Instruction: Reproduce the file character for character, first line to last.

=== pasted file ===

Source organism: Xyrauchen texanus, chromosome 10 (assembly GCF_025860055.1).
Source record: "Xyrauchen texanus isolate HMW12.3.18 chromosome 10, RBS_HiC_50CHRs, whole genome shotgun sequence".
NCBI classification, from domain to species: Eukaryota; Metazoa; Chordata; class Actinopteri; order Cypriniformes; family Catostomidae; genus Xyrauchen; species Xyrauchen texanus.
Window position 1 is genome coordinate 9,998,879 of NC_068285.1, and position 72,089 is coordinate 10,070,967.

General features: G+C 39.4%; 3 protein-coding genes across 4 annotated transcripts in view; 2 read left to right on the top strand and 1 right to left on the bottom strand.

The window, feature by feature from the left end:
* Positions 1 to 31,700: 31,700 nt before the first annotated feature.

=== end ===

Source organism: Xyrauchen texanus, chromosome 10 (assembly GCF_025860055.1).
Source record: "Xyrauchen texanus isolate HMW12.3.18 chromosome 10, RBS_HiC_50CHRs, whole genome shotgun sequence".
NCBI classification, from domain to species: Eukaryota; Metazoa; Chordata; class Actinopteri; order Cypriniformes; family Catostomidae; genus Xyrauchen; species Xyrauchen texanus.
Window position 1 is genome coordinate 9,998,879 of NC_068285.1, and position 72,089 is coordinate 10,070,967.

General features: G+C 39.4%; 3 protein-coding genes across 4 annotated transcripts in view; 2 read left to right on the top strand and 1 right to left on the bottom strand.

The window, feature by feature from the left end:
* Positions 1 to 31,700: 31,700 nt before the first annotated feature.